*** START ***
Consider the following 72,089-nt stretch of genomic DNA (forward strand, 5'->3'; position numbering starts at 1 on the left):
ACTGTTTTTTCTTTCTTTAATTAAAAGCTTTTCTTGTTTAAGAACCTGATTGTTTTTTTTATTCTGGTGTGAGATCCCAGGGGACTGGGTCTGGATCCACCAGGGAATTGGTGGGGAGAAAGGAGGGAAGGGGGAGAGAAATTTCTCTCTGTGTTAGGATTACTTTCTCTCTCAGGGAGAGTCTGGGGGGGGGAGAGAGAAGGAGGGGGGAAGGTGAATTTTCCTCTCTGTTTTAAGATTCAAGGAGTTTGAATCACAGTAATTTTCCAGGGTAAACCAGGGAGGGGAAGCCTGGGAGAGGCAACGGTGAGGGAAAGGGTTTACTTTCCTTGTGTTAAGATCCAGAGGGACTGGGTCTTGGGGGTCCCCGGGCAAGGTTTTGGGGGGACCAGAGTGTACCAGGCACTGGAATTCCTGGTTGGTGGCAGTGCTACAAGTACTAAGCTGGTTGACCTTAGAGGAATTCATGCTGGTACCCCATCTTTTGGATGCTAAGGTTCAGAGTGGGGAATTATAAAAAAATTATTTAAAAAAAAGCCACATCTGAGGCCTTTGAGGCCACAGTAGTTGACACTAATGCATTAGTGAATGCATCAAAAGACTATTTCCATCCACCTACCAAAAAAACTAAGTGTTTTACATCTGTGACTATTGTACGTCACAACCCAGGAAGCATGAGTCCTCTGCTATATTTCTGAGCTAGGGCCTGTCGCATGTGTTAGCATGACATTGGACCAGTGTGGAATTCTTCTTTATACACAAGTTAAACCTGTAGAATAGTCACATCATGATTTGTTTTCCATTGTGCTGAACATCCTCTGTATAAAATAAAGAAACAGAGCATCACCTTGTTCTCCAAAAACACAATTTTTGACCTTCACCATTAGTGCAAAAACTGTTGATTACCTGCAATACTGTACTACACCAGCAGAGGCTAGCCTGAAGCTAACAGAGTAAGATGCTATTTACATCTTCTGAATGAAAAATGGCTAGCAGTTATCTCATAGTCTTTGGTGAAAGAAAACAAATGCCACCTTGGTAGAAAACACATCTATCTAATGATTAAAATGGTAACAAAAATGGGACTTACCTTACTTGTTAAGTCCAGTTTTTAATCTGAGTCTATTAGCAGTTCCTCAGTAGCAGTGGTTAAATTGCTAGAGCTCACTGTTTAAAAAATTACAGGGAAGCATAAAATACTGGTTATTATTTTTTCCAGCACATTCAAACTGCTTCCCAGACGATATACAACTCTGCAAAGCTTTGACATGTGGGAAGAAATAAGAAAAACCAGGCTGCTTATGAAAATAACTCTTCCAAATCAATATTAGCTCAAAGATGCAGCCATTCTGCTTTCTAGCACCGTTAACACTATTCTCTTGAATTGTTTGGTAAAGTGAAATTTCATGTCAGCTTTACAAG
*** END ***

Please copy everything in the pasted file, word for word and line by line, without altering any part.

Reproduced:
Consider the following 72,089-nt stretch of genomic DNA (forward strand, 5'->3'; position numbering starts at 1 on the left):
ACTGTTTTTTCTTTCTTTAATTAAAAGCTTTTCTTGTTTAAGAACCTGATTGTTTTTTTTATTCTGGTGTGAGATCCCAGGGGACTGGGTCTGGATCCACCAGGGAATTGGTGGGGAGAAAGGAGGGAAGGGGGAGAGAAATTTCTCTCTGTGTTAGGATTACTTTCTCTCTCAGGGAGAGTCTGGGGGGGGGAGAGAGAAGGAGGGGGGAAGGTGAATTTTCCTCTCTGTTTTAAGATTCAAGGAGTTTGAATCACAGTAATTTTCCAGGGTAAACCAGGGAGGGGAAGCCTGGGAGAGGCAACGGTGAGGGAAAGGGTTTACTTTCCTTGTGTTAAGATCCAGAGGGACTGGGTCTTGGGGGTCCCCGGGCAAGGTTTTGGGGGGACCAGAGTGTACCAGGCACTGGAATTCCTGGTTGGTGGCAGTGCTACAAGTACTAAGCTGGTTGACCTTAGAGGAATTCATGCTGGTACCCCATCTTTTGGATGCTAAGGTTCAGAGTGGGGAATTATAAAAAAATTATTTAAAAAAAAGCCACATCTGAGGCCTTTGAGGCCACAGTAGTTGACACTAATGCATTAGTGAATGCATCAAAAGACTATTTCCATCCACCTACCAAAAAAACTAAGTGTTTTACATCTGTGACTATTGTACGTCACAACCCAGGAAGCATGAGTCCTCTGCTATATTTCTGAGCTAGGGCCTGTCGCATGTGTTAGCATGACATTGGACCAGTGTGGAATTCTTCTTTATACACAAGTTAAACCTGTAGAATAGTCACATCATGATTTGTTTTCCATTGTGCTGAACATCCTCTGTATAAAATAAAGAAACAGAGCATCACCTTGTTCTCCAAAAACACAATTTTTGACCTTCACCATTAGTGCAAAAACTGTTGATTACCTGCAATACTGTACTACACCAGCAGAGGCTAGCCTGAAGCTAACAGAGTAAGATGCTATTTACATCTTCTGAATGAAAAATGGCTAGCAGTTATCTCATAGTCTTTGGTGAAAGAAAACAAATGCCACCTTGGTAGAAAACACATCTATCTAATGATTAAAATGGTAACAAAAATGGGACTTACCTTACTTGTTAAGTCCAGTTTTTAATCTGAGTCTATTAGCAGTTCCTCAGTAGCAGTGGTTAAATTGCTAGAGCTCACTGTTTAAAAAATTACAGGGAAGCATAAAATACTGGTTATTATTTTTTCCAGCACATTCAAACTGCTTCCCAGACGATATACAACTCTGCAAAGCTTTGACATGTGGGAAGAAATAAGAAAAACCAGGCTGCTTATGAAAATAACTCTTCCAAATCAATATTAGCTCAAAGATGCAGCCATTCTGCTTTCTAGCACCGTTAACACTATTCTCTTGAATTGTTTGGTAAAGTGAAATTTCATGTCAGCTTTACAAG